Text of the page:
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Former Military Sealift Command Official Convicted of Bribery

guilty of bribery
Charles Drew was recently serviced in India becoming first US vessel to receive maintenance in India (Indian Defense Ministry photo)

Published Aug 23, 2022 1:17 PM by The Maritime Executive

The former Director of Operations of the U.S. Navy’s Military Sealift Command Office in Busan, South Korea is facing up to 25 years in prison after being convicted of receiving bribes and lying to U.S. federal investigators. The conviction handed down by a federal jury in the District of Columbia on August 19, followed previous guilty pleas by the civilian captain of a USMSC cargo ship and the owner of a South Korean company that was seeking contracts to service U.S. naval vessels.

According to court documents and evidence presented at trial, Fernando Xavier Monroy, age 64, engaged in a conspiracy to commit bribery with the owner of DK Marine, a South Korea-based company that provided services to the U.S. Navy, and the former captain of the USNS Charles Drew. Court papers showed that Monroy had been in contact with Sung-yol “David” Kim as early as 2011 although the specific incident did not happen until December 2013. The indictments were handed down until 2019.

The case has often been compared to the larger “Fat Leonard” scandal where another contractor sought to gain business by providing lavish dinners, entertainment, hotel stays, prostitutes, and more to U.S. Navy officials.  A Malaysian businessman also seeking U.S. Navy work, Leonard Francis is believed to have dolled out more than a half million dollars in cash to officers in the U.S. Seventh Fleet. This case is also still in court with numerous guilty pleas and convictions.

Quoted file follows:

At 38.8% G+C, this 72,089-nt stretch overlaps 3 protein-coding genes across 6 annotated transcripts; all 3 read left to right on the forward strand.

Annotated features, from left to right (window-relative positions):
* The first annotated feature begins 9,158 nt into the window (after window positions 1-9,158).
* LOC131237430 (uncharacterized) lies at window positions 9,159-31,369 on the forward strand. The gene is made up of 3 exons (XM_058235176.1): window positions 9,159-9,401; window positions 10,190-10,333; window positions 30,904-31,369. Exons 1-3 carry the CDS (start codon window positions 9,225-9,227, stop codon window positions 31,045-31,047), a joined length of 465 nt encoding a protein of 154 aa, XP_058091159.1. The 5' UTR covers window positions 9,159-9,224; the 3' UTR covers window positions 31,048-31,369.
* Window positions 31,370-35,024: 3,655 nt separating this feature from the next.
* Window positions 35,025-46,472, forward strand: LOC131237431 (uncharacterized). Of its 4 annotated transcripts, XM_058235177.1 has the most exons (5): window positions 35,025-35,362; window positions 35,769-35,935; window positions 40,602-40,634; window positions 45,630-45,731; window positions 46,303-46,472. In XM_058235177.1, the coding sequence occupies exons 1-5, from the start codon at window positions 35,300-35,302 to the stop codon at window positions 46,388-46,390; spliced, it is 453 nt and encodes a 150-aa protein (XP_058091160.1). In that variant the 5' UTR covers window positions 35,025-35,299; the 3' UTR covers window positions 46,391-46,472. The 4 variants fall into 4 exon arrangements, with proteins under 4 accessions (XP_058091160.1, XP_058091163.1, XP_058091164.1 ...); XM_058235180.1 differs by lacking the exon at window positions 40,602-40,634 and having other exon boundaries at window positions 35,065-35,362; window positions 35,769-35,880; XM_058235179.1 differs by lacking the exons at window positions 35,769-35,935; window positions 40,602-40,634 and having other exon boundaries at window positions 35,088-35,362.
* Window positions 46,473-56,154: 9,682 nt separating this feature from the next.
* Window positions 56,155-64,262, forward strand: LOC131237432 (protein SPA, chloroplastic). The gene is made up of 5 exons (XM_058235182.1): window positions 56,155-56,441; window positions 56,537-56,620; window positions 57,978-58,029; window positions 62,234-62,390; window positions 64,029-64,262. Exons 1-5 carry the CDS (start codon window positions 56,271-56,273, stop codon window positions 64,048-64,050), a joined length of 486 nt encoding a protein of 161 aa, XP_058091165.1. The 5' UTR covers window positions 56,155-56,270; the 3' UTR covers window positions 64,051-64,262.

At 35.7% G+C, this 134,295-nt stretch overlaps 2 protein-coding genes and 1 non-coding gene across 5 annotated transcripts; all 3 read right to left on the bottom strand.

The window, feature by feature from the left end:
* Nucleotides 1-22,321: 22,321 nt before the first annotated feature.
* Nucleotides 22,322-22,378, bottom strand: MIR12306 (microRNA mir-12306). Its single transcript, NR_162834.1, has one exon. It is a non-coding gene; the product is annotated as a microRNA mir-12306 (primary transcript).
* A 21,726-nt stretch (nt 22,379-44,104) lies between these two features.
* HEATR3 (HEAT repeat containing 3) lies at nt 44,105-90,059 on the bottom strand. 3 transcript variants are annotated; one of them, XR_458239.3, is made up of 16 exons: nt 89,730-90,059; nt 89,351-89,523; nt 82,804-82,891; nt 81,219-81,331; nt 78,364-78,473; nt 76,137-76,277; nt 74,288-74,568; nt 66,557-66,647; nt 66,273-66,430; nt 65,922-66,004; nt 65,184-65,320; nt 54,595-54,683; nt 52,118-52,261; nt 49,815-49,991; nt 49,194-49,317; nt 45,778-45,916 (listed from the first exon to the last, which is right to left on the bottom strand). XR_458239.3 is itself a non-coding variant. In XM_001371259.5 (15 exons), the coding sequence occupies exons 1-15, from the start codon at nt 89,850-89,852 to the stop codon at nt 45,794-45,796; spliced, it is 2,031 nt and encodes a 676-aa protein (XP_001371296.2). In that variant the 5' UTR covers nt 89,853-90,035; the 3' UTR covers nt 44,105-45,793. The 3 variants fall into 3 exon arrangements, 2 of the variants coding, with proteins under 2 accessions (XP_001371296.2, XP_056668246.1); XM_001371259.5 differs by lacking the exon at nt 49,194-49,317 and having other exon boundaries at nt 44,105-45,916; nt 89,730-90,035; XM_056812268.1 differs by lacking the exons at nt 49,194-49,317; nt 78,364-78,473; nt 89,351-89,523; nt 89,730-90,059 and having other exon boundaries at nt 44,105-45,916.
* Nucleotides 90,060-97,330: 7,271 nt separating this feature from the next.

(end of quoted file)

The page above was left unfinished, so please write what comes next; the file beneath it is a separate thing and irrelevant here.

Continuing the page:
Evidence provided at the trial of Monroy contented that he conspired with the captain of the Charles Drew, James Driver, to pass confidential U.S. Navy emails and information to the owner of the South Korean company. Included in the emails were visit schedules for U.S. Navy vessels and logistical details on the planned service work. In exchange, the government charged Monroy with accepting $30,000 in “loans” from Kim as well as trips to the Philippines and Thailand, entertainment, meals, and prostitutes, all paid for by Kim.

The U.S. Navy had contracted with a different company in South Korea to service the Charles Drew during a port call in Chinhae, South Korea that began on December 21, 2013. However, the government contended in the case that Monroy explained to the contractor and captain how the captain could circumvent the contract. When the Drew arrived in South Korea the captain ordered the work to be done by DK Marine.

Captain Driver pled guilty in July 2019 to one charge of conspiracy to commit bribery for providing confidential information to the South Korean ship husbandry company and influencing the Navy to direct business to the firm. Between 2011 and 2014 the captain reportedly passed U.S. Navy information to Kim. In return, Driver allegedly received train tickets, hotel stays, and an iPad at Kim's expense and discussed working for DK Marine when he retired from the ship. 

Kim cooperated with investigators and also pled guilty in 2020 to one count of conspiracy to commit bribery. He is awaiting sentencing for his role in the scheme.

Monroy was also convicted of lying to federal investigators. The government charged that he had repeatedly lied to special agents of the Defense Criminal Investigation Service and Naval Criminal Service during a voluntary interview in July 2019.

Sentencing for Monroy is scheduled for November 18. The maximum penalty is 25 years in prison.